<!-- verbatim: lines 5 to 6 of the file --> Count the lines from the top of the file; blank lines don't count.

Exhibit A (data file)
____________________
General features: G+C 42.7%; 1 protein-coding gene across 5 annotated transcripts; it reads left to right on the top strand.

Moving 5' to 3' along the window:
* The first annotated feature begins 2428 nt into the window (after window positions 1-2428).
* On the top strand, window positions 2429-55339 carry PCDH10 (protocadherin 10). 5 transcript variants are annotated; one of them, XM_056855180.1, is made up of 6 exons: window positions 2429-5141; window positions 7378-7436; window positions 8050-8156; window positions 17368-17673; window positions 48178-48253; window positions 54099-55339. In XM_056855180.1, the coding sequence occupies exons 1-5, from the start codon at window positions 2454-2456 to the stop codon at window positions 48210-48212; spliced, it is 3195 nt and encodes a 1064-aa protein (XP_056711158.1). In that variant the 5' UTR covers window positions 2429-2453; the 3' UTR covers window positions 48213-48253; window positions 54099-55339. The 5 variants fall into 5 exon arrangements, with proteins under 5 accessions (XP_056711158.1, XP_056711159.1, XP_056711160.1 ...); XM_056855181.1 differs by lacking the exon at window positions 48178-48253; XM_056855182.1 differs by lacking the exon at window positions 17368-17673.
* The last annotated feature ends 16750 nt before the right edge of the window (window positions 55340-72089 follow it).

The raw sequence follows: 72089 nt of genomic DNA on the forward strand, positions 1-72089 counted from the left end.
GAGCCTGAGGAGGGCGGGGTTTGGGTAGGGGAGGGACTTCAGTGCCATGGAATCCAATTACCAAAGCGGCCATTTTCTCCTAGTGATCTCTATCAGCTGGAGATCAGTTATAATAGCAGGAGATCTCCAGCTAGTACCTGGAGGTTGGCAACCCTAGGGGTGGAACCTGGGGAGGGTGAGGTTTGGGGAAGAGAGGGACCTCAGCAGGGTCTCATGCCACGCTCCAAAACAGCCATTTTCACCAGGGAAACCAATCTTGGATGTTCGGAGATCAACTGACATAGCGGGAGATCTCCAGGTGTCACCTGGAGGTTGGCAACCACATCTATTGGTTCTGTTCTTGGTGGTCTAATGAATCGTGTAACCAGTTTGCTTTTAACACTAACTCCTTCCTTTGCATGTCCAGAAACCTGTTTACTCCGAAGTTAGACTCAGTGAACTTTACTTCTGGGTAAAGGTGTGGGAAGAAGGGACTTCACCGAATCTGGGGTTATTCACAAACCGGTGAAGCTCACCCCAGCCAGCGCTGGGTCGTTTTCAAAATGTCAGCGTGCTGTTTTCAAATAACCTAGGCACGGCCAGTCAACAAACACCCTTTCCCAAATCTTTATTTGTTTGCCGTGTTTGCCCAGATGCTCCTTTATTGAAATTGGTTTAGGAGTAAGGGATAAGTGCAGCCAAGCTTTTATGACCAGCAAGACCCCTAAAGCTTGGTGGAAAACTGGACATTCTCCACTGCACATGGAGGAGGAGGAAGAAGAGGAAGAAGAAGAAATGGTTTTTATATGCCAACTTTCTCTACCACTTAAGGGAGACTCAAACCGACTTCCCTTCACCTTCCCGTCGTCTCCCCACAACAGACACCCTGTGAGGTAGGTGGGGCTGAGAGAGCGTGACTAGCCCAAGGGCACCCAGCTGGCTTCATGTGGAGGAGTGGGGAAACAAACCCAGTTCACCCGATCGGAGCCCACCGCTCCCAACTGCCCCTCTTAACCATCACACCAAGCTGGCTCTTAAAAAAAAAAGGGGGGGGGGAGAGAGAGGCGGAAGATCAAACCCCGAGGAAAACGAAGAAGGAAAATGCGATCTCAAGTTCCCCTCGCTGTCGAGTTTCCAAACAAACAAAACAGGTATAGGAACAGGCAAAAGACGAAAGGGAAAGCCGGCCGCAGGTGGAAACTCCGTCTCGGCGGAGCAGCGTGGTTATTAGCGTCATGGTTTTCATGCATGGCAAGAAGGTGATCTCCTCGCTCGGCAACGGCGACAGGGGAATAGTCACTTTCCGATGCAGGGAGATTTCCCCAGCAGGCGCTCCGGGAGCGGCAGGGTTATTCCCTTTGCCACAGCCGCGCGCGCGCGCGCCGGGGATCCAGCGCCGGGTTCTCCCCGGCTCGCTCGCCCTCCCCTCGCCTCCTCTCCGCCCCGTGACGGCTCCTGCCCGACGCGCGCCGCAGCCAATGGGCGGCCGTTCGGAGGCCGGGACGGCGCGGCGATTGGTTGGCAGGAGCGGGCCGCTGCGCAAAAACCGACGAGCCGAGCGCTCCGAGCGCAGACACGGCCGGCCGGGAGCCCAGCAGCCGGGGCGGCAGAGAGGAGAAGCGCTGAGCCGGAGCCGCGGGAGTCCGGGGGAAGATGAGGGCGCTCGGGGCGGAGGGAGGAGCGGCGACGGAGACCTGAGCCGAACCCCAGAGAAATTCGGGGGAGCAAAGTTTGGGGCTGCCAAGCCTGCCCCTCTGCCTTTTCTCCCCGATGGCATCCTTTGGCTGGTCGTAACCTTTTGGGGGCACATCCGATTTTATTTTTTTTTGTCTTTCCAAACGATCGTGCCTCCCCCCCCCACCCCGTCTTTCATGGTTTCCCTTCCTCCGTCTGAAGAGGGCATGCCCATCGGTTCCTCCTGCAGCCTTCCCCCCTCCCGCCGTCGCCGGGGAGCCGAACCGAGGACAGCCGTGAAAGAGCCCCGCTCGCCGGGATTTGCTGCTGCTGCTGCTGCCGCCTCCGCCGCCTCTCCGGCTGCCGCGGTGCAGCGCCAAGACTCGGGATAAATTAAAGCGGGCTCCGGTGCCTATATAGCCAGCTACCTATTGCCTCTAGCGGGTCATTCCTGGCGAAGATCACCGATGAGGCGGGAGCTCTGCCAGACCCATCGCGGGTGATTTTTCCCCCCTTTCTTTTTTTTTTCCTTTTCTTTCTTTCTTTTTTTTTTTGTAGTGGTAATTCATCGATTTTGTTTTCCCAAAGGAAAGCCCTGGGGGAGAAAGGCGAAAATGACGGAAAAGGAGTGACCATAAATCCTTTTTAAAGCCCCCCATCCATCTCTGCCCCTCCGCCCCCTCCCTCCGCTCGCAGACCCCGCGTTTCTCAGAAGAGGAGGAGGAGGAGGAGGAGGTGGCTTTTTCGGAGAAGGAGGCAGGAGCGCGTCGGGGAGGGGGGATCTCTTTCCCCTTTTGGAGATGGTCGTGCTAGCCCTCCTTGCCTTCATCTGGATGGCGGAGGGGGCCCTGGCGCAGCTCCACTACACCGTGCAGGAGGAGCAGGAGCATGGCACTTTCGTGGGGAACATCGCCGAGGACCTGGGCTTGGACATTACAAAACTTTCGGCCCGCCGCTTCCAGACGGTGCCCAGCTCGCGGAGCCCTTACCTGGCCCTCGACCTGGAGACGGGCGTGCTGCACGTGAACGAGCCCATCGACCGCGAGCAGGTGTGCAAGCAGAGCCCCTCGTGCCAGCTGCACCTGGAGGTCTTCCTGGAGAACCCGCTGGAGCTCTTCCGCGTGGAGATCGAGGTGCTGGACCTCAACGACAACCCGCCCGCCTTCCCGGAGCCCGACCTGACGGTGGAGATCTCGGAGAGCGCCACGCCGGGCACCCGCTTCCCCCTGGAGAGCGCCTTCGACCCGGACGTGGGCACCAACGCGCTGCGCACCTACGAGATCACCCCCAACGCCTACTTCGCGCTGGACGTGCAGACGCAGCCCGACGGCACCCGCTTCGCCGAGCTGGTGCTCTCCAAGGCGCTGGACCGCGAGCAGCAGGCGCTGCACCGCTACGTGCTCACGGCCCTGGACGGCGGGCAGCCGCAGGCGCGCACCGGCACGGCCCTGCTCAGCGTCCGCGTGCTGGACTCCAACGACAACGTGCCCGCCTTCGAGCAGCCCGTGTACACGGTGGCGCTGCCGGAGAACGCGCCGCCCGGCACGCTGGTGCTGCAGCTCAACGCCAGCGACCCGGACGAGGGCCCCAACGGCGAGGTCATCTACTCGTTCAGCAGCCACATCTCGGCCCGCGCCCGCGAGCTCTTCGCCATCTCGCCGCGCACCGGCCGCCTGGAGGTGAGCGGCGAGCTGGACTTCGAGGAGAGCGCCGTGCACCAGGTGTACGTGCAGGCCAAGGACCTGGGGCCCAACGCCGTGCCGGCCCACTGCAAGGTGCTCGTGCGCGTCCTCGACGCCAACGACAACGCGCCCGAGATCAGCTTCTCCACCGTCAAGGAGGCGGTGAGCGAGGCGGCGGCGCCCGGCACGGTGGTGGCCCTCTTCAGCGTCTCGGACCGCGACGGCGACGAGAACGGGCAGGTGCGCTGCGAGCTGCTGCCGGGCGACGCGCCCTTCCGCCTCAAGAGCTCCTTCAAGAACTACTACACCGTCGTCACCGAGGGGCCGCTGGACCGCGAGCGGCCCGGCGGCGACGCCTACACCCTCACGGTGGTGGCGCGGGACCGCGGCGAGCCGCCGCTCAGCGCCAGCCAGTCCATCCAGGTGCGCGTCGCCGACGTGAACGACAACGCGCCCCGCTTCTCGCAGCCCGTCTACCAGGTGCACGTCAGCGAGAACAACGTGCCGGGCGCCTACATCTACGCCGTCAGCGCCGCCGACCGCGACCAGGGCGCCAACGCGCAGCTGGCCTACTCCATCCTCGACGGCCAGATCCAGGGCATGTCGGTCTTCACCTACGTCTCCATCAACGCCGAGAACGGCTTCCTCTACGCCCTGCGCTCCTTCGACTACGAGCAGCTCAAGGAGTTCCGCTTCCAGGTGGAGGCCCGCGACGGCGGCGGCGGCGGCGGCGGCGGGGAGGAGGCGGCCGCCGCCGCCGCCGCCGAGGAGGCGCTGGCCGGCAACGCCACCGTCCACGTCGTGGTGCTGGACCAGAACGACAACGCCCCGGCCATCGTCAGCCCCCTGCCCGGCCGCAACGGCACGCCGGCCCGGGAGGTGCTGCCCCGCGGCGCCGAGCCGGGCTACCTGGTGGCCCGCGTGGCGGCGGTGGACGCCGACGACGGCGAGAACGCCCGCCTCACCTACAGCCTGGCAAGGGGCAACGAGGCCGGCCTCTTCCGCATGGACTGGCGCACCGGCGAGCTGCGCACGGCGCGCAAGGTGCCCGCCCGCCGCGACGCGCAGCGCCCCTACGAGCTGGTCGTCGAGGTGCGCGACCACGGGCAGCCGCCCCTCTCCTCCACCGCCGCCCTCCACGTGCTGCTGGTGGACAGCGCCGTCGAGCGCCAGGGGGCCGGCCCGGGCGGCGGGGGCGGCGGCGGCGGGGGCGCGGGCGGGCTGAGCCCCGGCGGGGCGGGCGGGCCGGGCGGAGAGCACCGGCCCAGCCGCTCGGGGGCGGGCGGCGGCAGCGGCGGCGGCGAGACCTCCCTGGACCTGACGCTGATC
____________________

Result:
* The last annotated feature ends 16750 nt before the right edge of the window (window positions 55340-72089 follow it).

The raw sequence follows: 72089 nt of genomic DNA on the forward strand, positions 1-72089 counted from the left end.